Sundays in Russia, like Sundays in most of the Western world, are usually not news generating days. However, today Moscow broke that rule and provided Russia-watchers with a couple of very weighty international affairs developments that I will analyze in this article on Japan and in another article later today on what the termination of the INF Treaty will mean for Russian military doctrine, namely reaching for the Holy Grail of a first strike, a decapitating strike capability against the United States in the foreseeable future.
What these two developments today have in common is how the very harsh messages are being delivered: not by the head of state, Vladimir Putin, but by members of his inner circle, his Foreign Minister Sergei Lavrov for the knockout blow on Japanese expectations of a peace treaty so long as Shinzo Abe is prime minister, and the head of news on Russian broadcasting, Dmitry Kiselyov, as regards the detailed explanation of Russian plans for arms deployment following the end of the INF Treaty.
I have said a number of times that the USA and Europe have been lulled into disbelieving war is possible, because of Putin’s very gentlemanly demeanor and mild language when speaking to us, even as we impose potentially crippling sanctions on his country and wage an information war against him personally and against his country. Just a couple of weeks ago, I urged him to bang the table from time to time in the manner of his Soviet predecessor, Nikita Khrushchev, to get our proper attention so that we might stir ourselves and demand that our mass media and political classes correct course before our current policies lead to nuclear confrontation with Moscow.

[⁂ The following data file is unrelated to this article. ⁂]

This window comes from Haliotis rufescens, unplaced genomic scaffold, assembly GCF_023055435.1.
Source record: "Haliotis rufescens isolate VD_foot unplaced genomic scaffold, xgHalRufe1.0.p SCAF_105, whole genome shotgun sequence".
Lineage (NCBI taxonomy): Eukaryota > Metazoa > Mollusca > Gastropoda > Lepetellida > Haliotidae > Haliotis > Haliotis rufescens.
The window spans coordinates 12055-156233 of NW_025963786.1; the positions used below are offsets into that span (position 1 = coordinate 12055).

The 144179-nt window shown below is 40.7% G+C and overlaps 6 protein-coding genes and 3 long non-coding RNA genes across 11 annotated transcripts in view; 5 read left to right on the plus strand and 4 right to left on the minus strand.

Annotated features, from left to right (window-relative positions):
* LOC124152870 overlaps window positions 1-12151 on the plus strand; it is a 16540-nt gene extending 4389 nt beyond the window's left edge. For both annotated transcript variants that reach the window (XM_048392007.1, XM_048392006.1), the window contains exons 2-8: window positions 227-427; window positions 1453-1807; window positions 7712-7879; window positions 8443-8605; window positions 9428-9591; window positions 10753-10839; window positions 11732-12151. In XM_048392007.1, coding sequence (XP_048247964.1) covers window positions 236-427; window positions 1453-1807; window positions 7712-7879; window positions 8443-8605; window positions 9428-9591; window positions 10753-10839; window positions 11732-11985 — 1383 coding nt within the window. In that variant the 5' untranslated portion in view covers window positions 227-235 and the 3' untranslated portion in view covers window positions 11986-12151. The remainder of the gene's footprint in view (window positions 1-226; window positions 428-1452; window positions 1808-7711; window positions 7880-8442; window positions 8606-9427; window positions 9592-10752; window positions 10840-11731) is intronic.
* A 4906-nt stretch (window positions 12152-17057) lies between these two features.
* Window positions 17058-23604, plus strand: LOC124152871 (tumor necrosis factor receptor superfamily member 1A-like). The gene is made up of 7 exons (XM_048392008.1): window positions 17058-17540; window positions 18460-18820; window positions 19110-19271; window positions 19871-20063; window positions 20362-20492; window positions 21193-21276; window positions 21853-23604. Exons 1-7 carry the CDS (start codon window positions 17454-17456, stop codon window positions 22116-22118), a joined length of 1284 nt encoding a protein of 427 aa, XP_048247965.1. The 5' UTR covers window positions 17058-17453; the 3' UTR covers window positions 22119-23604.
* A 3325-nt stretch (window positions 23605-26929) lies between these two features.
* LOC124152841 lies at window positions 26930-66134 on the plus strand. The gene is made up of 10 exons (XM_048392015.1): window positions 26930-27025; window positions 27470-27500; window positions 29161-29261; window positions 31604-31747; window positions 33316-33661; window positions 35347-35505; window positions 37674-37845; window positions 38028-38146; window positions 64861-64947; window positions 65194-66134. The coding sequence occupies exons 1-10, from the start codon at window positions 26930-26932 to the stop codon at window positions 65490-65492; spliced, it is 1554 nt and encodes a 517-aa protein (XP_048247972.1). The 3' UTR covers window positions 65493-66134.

True, in his recent appearance before the bicameral Russian legislature for his annual state-of-the nation address, Vladimir has delivered a tougher line, but without spelling out his intentions in detail. He remains a practitioner of Teddy Roosevelt’s maxim: “speak softly but carry a big stick.”
What Putin has done, however, is to empower people in his close circle to say what he cannot allow himself as head of state.
In that connection, I call attention here to Sergei Lavrov, the Russian Foreign Minister. Lavrov has always taken his marching orders from the boss. When he reported directly to Putin in the first two terms of office, he took a tough stance. When he reported to Dmitry Medvedev during the interim presidency, Lavrov was very accommodating to the West. And now, especially in the past couple of weeks, Lavrov has shown his teeth to the West. We saw that during his Q&A at the Munich Security Conference a week ago, when the MSC director Ischinger pitched to him a typically snide “question” from a Washington Post journalist congratulating Russia for taking charge in Syria and asking how the Kremlin intended to prevent Assad from perpetrating further massacres against his people. Lavrov did not hesitate for a minute: he brushed off the question, saying he had…